It has a human value before artistic. In the age of social media, every day there is someone who suffers harassment and it is very important that certain attitudes be condemned. A film about her was recently released entitled “Io sono Mia” that, in addition to making the right tribute to the figure of an extraordinary woman and singer, is a finger pointed at the kind of slander and psychological violences that can destroy a life and a career. The effect of words can be devastating. We often forget that at the base we are all humans and it goes beyond the notoriety media exposure.
What would you like to talk about in a song that you have not been able to do yet?
I write a lot of states of mind in most disparate situations. Through the lyrics of my songs I like to talk about how what we live inside then reflects on the outside world. More than a specific theme I would like to become better in refining the description of certain sensations and certain concepts.
What is your position with respect to talent shows?
It is undeniable that television gives a certain visibility, but career is another thing. You have to be structured people and I don’t envy those who naively think that the point is getting to be a part of this cauldron where everyone makes records, as to stay there as long as possible doing things to be proud of. Many like Mengoni or Michielin started studying after the talent show and they would have done so independently of participating in X Factor. I do not know if today I was a beginner, if I could do without television to emerge.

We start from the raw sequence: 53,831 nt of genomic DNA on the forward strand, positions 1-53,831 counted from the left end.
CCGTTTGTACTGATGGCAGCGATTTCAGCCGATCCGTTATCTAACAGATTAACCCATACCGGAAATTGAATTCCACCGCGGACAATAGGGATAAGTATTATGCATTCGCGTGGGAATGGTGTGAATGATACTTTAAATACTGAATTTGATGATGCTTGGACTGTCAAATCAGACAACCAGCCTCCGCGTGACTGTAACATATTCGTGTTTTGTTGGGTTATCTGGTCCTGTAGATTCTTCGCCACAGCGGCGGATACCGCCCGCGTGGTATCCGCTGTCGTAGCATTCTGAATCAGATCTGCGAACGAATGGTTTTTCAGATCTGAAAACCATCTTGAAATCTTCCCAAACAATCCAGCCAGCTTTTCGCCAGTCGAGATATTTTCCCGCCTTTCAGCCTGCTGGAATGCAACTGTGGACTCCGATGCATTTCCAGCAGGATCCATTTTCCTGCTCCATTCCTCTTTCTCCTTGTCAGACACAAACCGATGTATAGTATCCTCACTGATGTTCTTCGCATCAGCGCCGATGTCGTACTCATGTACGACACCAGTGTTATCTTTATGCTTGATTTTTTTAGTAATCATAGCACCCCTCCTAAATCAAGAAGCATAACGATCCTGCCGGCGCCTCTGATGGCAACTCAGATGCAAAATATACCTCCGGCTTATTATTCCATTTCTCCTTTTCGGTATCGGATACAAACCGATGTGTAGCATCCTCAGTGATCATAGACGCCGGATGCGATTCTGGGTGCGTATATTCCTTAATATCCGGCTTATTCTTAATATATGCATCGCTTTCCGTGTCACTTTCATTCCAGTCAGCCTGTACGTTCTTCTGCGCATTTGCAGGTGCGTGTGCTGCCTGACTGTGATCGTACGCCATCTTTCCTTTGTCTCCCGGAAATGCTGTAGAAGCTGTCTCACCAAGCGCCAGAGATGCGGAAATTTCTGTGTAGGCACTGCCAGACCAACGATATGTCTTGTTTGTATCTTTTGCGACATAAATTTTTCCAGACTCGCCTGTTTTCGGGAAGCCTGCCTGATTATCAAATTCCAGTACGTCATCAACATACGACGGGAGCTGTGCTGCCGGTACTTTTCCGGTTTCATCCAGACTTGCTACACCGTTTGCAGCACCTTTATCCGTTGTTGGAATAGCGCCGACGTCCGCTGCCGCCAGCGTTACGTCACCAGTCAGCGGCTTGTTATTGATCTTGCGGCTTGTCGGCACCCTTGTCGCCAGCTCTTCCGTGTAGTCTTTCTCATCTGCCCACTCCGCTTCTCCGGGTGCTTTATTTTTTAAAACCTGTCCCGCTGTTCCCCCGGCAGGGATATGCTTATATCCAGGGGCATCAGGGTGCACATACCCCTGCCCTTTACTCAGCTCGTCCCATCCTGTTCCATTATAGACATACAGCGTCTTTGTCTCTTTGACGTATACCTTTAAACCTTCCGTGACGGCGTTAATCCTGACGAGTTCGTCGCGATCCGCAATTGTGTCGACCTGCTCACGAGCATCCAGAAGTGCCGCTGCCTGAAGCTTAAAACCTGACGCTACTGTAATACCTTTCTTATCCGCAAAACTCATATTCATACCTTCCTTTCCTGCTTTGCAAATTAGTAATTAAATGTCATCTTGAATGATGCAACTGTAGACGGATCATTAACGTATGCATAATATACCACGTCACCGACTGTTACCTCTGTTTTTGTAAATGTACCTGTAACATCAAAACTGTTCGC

What do you expect from the audience and what do you think the audience is expecting from you?
Pure reciprocity. A concert is a mutual exchange of emotions and there must be an empathy between the audience and performers.
At the active you have a series of prestigious collaborations, but among the many which surprised you?
It might seem obvious, but the greatest discovery is and continues to be Caterina Caselli. In the years I realize how much she is a model to follow in terms of versatility, the ability to play a team game and to know how to recognize what works and what does not. I was lucky enough to grow by her side and enjoy her teachings. Without her and her directions I would not have known Paolo Conte or take a tour with Bocelli.
Currently do you feel free as a woman or an artist?
For the first time I feel that all the pieces match perfectly and it is a wonderful feeling that comes from having the right age both in terms of maturity and physical and mental energy.
What do you think could be the turning point or the year zero in your career?
I think it’s really my last album “Domino”, in my opinion is more difficult to promote and to make people reach than the previous ones. This is an album in which I brought back all the credibility and experience gained in these 10 years of career. With it I don’t draw a balance, but I celebrate the beginning of a new path. The idea of being able to shape something again relying only on what I have and not on possible shortcuts gave me further way to do better and more. For this reason I consider “Domino” a turning point and at the same time of restart.
Artistically, what is your biggest fear?
A few years ago, my fear was not to be able to make beautiful records as much as I wanted. Today I think back that we do our best, when we are doing it, I believe that everything leads to another. My biggest fear is the idea of no having the strength or the courage to try and do new things.
Credits Malika Ayane Press Office: Lara Cecere LaPresse
Press Office 1 Day: Elisa Martini
Sugar Artist Promotion and Marketing: Nicoletta Zagone